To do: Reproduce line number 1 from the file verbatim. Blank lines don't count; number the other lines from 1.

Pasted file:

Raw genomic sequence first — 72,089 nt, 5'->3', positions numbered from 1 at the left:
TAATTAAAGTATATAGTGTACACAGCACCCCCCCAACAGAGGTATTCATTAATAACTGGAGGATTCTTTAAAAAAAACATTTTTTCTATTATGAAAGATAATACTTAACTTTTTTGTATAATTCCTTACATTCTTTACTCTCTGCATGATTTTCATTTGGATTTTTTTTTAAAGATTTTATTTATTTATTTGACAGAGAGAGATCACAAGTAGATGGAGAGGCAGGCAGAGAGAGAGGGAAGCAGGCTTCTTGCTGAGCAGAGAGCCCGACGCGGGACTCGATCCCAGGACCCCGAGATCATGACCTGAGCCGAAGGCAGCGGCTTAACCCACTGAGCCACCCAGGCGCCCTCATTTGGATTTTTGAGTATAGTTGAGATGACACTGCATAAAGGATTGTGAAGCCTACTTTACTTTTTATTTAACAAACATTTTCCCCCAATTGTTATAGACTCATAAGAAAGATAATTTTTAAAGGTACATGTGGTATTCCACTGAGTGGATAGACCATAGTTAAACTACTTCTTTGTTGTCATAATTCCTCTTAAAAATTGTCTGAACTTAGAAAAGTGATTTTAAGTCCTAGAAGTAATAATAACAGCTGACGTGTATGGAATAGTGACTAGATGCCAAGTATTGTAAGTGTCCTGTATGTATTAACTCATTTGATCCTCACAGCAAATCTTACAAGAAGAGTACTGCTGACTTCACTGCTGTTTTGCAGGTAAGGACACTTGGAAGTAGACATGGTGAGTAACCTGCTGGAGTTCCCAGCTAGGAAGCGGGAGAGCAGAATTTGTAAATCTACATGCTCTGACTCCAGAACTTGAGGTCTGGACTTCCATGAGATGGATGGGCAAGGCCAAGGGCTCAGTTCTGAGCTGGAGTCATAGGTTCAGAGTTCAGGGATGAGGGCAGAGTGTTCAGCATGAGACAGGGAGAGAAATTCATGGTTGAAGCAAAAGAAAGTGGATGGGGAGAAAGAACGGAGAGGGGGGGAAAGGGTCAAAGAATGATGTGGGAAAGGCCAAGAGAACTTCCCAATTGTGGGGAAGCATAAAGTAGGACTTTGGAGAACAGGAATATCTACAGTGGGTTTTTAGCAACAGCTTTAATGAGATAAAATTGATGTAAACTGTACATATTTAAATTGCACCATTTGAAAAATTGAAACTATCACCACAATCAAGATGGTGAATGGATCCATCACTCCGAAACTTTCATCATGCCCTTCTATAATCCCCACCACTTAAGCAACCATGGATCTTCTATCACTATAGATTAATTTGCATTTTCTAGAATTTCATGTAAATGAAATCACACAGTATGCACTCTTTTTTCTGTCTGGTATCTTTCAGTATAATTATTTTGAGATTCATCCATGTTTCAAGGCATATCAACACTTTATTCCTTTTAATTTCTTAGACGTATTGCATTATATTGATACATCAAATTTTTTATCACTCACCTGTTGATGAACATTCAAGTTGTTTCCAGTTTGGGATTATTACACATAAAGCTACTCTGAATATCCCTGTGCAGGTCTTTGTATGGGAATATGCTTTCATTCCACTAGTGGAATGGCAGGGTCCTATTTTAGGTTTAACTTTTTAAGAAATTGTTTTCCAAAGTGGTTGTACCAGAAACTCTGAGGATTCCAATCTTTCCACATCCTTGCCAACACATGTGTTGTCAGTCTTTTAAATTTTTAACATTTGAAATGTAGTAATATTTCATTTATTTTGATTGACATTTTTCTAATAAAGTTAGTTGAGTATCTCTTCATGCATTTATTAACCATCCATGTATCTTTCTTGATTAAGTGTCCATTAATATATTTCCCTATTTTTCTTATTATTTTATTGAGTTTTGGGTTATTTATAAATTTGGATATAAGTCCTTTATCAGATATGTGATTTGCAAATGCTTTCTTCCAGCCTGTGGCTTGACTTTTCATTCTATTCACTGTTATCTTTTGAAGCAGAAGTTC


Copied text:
Raw genomic sequence first — 72,089 nt, 5'->3', positions numbered from 1 at the left: